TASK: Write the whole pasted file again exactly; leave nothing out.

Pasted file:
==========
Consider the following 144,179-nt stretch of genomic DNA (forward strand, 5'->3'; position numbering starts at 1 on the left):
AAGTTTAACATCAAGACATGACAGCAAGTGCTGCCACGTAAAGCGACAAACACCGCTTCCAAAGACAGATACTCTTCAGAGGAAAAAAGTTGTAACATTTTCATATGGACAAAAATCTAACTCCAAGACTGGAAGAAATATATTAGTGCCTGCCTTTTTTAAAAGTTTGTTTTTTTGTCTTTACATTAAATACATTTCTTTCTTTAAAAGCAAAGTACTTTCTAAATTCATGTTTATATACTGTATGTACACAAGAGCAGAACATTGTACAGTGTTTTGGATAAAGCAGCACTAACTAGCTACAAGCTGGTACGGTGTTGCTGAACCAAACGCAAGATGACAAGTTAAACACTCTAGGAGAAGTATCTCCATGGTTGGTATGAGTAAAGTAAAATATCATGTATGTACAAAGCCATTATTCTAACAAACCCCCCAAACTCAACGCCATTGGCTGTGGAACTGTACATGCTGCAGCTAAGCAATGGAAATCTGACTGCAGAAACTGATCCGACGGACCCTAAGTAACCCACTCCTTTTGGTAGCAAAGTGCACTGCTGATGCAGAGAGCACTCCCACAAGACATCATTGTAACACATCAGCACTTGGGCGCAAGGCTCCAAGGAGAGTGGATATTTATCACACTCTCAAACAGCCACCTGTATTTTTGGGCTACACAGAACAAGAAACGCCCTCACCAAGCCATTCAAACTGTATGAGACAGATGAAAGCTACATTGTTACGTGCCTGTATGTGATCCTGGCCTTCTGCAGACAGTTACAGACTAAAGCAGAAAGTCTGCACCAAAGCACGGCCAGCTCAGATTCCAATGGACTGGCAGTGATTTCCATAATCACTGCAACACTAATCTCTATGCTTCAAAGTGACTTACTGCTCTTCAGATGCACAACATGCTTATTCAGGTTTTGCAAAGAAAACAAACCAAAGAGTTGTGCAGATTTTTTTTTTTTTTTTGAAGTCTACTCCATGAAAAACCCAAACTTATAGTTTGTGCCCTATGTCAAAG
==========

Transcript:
Consider the following 144,179-nt stretch of genomic DNA (forward strand, 5'->3'; position numbering starts at 1 on the left):
AAGTTTAACATCAAGACATGACAGCAAGTGCTGCCACGTAAAGCGACAAACACCGCTTCCAAAGACAGATACTCTTCAGAGGAAAAAAGTTGTAACATTTTCATATGGACAAAAATCTAACTCCAAGACTGGAAGAAATATATTAGTGCCTGCCTTTTTTAAAAGTTTGTTTTTTTGTCTTTACATTAAATACATTTCTTTCTTTAAAAGCAAAGTACTTTCTAAATTCATGTTTATATACTGTATGTACACAAGAGCAGAACATTGTACAGTGTTTTGGATAAAGCAGCACTAACTAGCTACAAGCTGGTACGGTGTTGCTGAACCAAACGCAAGATGACAAGTTAAACACTCTAGGAGAAGTATCTCCATGGTTGGTATGAGTAAAGTAAAATATCATGTATGTACAAAGCCATTATTCTAACAAACCCCCCAAACTCAACGCCATTGGCTGTGGAACTGTACATGCTGCAGCTAAGCAATGGAAATCTGACTGCAGAAACTGATCCGACGGACCCTAAGTAACCCACTCCTTTTGGTAGCAAAGTGCACTGCTGATGCAGAGAGCACTCCCACAAGACATCATTGTAACACATCAGCACTTGGGCGCAAGGCTCCAAGGAGAGTGGATATTTATCACACTCTCAAACAGCCACCTGTATTTTTGGGCTACACAGAACAAGAAACGCCCTCACCAAGCCATTCAAACTGTATGAGACAGATGAAAGCTACATTGTTACGTGCCTGTATGTGATCCTGGCCTTCTGCAGACAGTTACAGACTAAAGCAGAAAGTCTGCACCAAAGCACGGCCAGCTCAGATTCCAATGGACTGGCAGTGATTTCCATAATCACTGCAACACTAATCTCTATGCTTCAAAGTGACTTACTGCTCTTCAGATGCACAACATGCTTATTCAGGTTTTGCAAAGAAAACAAACCAAAGAGTTGTGCAGATTTTTTTTTTTTTTTTGAAGTCTACTCCATGAAAAACCCAAACTTATAGTTTGTGCCCTATGTCAAAG